Economic Development Planning

Cracking the Code: A look at how our codes may be holding us back 

Ruth Lohmer, the assistant director of planning and development services for the City of Sugar Land, knows a thing or two about what makes a city work.  

Lohmer began working for Sugar Land in 2007 as a young city planner and as she moved her way up in the organization and took on more responsibility, she recognized the need for change.  

“When we updated the Land Use Plan (a component of the City’s Comprehensive Plan, which serves as a guide to how the City should develop and redevelop and evolves over time to reflect changing conditions) in 2018, we heard through that process that residents wanted mixed-use type areas in our community,” Lohmer said. “They wanted not just a mix of uses, but they want us to create places where people can gather outside of work, school and their home.” 

When they received that type of feedback, Lohmer and her team began to look for ways to create those types of spaces.  

The team recognized that one of the reasons these places don’t exist is because  of the current set of development codes, also known as zoning, which currently separate residential and commercial land uses. Since there are only two types of zoning code – residential and business – mixed-use spaces were more difficult to get approved if an idea was presented to the City by a developer. As a result, the City of Sugar Land is developing a new mixed use zoning code that allows certain residential and commercial land uses to mix.  

“The idea that commercial and residential land uses are separated has been embedded in the zoning code since it was created in the early 1960s,” Lohmer said. “From the beginning, we’ve been separating them.” 

But through the Land Use Plan, residents expressed a desire for more walkable mixed-use places. As a result, the Plan designated several areas around Sugar Land as Regional Activity Centers (RACs) and Neighborhood Activity Centers (NACs). These RACs and NACs are envisioned to be the commercial and civic hubs of the city that attract people to work, shop, eat, and attend events, with mixed-use and walkability being key to their success.  

Mixed-use spaces typically offer a variety of housing forms, (duplexes, triplexes, live/work units, townhomes and mid-to-high rise apartments) while bringing convenience to your front door by integrating every day needs like retail, shopping, grocery stores and restaurants with housing.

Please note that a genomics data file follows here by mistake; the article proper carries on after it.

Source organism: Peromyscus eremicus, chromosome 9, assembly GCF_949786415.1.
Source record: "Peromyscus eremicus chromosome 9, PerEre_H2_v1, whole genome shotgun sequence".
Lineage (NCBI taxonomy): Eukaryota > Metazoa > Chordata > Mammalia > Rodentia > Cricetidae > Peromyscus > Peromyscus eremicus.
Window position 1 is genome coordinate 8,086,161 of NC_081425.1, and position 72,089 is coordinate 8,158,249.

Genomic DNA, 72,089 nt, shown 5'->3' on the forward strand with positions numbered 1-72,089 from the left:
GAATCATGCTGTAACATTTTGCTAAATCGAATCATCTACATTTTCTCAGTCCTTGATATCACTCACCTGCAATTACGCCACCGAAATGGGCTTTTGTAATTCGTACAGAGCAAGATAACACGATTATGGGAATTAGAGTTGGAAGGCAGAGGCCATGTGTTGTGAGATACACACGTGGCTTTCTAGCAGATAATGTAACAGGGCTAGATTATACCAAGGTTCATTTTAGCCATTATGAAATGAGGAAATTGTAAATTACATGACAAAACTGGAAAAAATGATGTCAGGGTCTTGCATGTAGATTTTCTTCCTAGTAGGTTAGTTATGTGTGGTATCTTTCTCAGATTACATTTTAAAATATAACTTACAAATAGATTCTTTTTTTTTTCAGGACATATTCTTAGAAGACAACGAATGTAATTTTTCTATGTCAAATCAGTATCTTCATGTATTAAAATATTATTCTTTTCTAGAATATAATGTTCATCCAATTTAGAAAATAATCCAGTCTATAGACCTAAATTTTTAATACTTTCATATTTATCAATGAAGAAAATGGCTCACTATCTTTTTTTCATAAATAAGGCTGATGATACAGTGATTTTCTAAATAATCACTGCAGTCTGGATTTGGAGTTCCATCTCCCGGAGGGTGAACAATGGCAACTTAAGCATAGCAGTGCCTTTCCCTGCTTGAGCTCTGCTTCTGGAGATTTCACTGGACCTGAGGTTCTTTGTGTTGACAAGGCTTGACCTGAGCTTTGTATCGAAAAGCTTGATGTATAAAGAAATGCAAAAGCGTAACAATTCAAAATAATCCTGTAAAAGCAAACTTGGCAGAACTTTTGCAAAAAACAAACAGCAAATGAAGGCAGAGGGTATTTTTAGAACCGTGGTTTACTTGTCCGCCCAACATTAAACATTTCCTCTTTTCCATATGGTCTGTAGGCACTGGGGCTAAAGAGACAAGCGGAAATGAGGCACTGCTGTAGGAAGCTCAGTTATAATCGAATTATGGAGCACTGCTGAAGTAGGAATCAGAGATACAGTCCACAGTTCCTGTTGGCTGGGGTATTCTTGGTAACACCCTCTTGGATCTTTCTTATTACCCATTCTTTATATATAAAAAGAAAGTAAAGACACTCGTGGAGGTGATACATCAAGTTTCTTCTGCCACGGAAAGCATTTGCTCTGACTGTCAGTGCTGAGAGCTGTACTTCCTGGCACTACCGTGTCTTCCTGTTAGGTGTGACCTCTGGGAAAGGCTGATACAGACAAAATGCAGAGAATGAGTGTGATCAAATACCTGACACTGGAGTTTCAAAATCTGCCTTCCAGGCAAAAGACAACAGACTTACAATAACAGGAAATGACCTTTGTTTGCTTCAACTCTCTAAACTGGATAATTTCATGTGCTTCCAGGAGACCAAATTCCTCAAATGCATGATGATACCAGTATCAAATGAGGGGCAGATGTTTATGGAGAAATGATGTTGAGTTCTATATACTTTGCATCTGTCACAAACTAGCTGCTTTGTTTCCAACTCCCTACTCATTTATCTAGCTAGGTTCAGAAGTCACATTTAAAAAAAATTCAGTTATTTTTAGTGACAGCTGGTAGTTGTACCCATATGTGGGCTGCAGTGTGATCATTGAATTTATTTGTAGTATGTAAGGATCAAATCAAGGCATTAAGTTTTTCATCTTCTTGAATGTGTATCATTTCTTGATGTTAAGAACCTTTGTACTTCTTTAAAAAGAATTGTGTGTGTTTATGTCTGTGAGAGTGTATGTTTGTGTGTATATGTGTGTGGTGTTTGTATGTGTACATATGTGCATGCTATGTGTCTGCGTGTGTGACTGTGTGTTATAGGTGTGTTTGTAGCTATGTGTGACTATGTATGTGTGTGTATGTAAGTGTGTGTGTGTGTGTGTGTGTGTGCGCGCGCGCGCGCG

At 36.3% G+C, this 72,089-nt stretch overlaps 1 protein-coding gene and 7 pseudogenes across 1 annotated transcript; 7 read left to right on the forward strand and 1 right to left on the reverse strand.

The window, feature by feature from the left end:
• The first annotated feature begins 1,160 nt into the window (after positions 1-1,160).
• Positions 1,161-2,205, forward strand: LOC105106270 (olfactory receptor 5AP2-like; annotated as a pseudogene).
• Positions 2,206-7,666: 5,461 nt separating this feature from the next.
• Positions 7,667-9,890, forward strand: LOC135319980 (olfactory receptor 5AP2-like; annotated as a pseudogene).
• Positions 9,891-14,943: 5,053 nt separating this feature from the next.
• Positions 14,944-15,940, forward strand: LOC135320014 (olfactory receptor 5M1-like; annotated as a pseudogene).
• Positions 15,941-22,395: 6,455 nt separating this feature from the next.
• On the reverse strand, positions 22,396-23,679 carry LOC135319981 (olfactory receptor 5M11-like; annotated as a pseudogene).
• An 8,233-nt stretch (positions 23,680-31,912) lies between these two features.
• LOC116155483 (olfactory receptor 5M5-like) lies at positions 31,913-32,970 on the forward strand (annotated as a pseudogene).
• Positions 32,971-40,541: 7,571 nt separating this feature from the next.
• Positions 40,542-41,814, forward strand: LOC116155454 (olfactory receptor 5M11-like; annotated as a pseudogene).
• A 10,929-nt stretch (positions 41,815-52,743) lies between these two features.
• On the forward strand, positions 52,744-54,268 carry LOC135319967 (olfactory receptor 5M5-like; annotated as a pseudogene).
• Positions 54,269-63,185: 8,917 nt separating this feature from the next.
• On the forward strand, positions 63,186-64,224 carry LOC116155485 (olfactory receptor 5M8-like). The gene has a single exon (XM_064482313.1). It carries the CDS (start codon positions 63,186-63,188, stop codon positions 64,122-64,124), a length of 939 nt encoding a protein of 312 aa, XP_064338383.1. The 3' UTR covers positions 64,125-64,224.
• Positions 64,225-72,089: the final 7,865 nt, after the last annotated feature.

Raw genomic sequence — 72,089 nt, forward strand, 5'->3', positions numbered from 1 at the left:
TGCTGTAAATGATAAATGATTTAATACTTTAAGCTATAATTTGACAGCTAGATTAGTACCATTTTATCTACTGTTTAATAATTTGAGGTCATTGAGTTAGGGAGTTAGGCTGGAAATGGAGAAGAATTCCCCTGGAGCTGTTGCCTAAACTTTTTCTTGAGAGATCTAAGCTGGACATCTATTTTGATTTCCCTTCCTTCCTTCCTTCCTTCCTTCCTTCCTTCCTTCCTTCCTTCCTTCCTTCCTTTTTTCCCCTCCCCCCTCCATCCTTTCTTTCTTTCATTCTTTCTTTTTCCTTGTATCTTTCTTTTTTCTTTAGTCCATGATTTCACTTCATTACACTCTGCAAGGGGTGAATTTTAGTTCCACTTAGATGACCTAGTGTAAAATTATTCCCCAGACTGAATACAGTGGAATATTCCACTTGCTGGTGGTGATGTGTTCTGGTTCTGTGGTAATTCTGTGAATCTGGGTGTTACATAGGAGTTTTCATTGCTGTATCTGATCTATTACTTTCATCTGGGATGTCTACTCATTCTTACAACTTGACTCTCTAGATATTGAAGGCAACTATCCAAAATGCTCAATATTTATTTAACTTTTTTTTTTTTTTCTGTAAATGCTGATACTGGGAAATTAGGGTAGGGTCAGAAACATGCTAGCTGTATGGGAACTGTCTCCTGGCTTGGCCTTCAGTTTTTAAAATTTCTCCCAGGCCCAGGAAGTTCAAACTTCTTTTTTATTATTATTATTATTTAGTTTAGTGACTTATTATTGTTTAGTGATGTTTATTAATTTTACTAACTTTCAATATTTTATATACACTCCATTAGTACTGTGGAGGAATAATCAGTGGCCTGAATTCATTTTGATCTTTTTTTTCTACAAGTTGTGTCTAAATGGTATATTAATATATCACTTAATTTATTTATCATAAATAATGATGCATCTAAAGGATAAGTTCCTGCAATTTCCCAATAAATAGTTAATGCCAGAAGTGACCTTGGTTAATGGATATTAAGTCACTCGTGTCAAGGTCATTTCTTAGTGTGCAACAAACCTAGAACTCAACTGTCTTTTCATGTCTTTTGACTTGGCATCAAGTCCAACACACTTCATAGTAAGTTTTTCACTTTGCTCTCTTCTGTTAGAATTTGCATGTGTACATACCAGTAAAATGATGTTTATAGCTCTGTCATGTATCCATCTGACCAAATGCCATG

Mixed-use places currently in Sugar Land, like Sugar Land Town Square, had to go through a planned development (PD) process, which Lohmer said is a deterrent to most developers due to the rigorous process.  

A PD is a customized zoning district for a specific property and a particular development proposal. They can take anywhere between six and 18 months to complete, which is out of sync with the real estate transaction timeline. This makes it difficult for projects to respond to any changes in the real estate market. 

To address this inconsistency, the City is introducing a new mixed-use code that will allow mixed-use developments, like regional and neighborhood activity centers, to more easily be approved and developed at targeted locations throughout the city.  

The new mixed-use code front loads design and development standards set forth in the PD process, allowing the development proposals to be approved faster than before. The result is higher quality development in a shorter amount of time that rewards and incentivizes creativity and innovation, allowing Sugar Land to remain economically competitive with surrounding municipalities.  

That’s where you come in.  

From May 8 to 19, the City will ask residents to submit their feedback for the code online via Konveio.  Instructions on how to access Konveio will be available in late April/early May.  

The City is hosting an in-person Mixed-Use Code Town Hall from 6 to 8 p.m. at Sugar Land City Hall to help residents further understand the suggested additions.

“Resident feedback will help inform some elements of the code,” Lohmer said.  “The code, in a lot of ways, is super technical. But there are a lot of elements that residents can influence and we welcome your comments. We want, and need, your feedback.” 

The Planning team said the feedback is important to the project as the City wants to understand what residents want to see in their community. Comments given could help shape how Sugar Land looks in the future.

Opportunities for feedback will start on May 8 and end May 19.

“We need to be thinking about the younger generation, but at the same time be thinking about the folks that are already living here and looking for places to downsize,” Lohmer said. “We want this code, and the spaces that it will bring, to be accessible and available to everyone in our city.” 

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